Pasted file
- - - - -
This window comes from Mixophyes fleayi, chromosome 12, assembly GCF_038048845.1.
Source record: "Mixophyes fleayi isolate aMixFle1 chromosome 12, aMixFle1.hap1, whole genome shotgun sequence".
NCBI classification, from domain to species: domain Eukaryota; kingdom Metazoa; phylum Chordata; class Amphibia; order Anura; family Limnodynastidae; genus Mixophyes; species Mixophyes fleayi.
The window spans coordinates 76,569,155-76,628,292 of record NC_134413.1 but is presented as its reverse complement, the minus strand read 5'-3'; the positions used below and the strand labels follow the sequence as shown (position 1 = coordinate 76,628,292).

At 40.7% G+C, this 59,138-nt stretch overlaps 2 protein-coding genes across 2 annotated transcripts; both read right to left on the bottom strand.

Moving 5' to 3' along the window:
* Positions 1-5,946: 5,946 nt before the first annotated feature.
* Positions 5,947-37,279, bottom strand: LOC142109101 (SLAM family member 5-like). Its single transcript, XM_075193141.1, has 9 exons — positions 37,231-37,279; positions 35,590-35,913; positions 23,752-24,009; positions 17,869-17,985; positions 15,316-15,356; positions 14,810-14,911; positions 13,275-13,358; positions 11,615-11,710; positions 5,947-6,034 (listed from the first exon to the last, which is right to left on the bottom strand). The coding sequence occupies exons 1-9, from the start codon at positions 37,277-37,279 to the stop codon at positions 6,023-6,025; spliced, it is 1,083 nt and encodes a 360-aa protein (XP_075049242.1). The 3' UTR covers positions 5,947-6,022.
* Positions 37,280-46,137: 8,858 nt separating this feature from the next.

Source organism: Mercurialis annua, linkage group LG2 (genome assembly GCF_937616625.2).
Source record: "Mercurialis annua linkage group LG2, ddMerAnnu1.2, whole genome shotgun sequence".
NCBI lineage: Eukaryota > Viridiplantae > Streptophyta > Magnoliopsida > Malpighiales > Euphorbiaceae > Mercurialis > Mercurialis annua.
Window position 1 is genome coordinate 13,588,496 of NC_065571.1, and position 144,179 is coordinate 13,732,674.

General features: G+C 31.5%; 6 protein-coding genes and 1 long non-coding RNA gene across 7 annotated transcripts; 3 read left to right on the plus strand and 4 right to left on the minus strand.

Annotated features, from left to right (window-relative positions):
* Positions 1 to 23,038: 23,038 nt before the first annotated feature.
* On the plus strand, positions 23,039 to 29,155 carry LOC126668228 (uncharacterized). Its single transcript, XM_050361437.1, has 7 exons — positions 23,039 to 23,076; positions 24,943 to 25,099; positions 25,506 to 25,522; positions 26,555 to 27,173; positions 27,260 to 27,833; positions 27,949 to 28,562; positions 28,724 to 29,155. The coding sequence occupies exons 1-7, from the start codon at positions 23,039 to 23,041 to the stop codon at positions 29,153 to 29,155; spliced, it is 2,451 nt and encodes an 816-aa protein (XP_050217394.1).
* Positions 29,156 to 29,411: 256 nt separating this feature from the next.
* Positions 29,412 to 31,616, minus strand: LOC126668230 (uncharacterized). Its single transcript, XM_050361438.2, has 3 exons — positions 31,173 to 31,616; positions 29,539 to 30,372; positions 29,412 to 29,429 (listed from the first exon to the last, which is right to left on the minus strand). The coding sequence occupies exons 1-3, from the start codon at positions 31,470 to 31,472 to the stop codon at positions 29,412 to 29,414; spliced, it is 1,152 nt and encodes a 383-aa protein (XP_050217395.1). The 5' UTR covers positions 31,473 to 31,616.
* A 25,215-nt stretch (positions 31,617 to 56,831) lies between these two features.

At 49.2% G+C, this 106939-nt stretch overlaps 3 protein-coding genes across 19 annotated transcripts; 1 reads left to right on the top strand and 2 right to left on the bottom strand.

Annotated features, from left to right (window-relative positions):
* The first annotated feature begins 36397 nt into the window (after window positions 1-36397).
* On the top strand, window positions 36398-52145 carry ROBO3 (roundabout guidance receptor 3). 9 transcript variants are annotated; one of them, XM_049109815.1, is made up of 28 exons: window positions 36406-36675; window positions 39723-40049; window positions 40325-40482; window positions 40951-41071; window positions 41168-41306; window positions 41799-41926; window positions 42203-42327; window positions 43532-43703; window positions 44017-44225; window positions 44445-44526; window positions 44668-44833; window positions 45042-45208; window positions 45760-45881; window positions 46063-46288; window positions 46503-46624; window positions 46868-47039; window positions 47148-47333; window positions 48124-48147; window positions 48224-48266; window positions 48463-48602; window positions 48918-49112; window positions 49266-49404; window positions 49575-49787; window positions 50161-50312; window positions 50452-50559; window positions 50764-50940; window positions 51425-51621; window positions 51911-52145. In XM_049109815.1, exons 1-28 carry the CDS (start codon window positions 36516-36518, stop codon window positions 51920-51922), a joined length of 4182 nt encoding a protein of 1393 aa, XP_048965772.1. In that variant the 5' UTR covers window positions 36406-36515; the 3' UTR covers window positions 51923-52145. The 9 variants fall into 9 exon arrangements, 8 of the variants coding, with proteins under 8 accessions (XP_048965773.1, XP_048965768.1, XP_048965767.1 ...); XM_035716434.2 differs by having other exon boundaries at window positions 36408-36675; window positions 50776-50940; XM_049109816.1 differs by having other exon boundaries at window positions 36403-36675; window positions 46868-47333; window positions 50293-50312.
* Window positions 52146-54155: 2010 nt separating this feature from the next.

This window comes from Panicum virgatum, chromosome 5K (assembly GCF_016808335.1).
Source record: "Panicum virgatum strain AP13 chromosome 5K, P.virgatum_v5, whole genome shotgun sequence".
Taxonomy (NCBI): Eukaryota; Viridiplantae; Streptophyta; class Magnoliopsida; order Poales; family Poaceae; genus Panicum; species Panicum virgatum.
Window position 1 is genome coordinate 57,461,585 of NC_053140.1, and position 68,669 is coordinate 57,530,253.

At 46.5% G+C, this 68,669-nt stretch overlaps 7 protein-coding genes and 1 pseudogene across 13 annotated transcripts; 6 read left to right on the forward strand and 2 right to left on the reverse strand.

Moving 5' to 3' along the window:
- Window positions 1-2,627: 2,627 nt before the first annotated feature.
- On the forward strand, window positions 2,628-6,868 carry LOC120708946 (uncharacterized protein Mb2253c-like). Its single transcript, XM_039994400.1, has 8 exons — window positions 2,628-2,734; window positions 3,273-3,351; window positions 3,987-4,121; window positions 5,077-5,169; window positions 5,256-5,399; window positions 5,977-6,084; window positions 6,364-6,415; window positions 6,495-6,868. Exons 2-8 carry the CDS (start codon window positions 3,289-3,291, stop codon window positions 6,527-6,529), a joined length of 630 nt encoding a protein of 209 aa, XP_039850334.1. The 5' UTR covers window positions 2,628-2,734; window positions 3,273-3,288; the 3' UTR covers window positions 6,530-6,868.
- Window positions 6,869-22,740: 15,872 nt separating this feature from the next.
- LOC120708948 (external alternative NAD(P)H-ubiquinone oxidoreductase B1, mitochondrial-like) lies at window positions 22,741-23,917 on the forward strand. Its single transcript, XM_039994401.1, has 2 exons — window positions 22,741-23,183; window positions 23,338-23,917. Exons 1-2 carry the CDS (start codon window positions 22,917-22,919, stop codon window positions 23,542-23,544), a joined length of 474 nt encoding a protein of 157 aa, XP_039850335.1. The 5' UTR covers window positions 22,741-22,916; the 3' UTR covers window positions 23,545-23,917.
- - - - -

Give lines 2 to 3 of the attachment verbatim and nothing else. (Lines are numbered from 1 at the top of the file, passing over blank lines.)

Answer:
Source record: "Mixophyes fleayi isolate aMixFle1 chromosome 12, aMixFle1.hap1, whole genome shotgun sequence".
NCBI classification, from domain to species: domain Eukaryota; kingdom Metazoa; phylum Chordata; class Amphibia; order Anura; family Limnodynastidae; genus Mixophyes; species Mixophyes fleayi.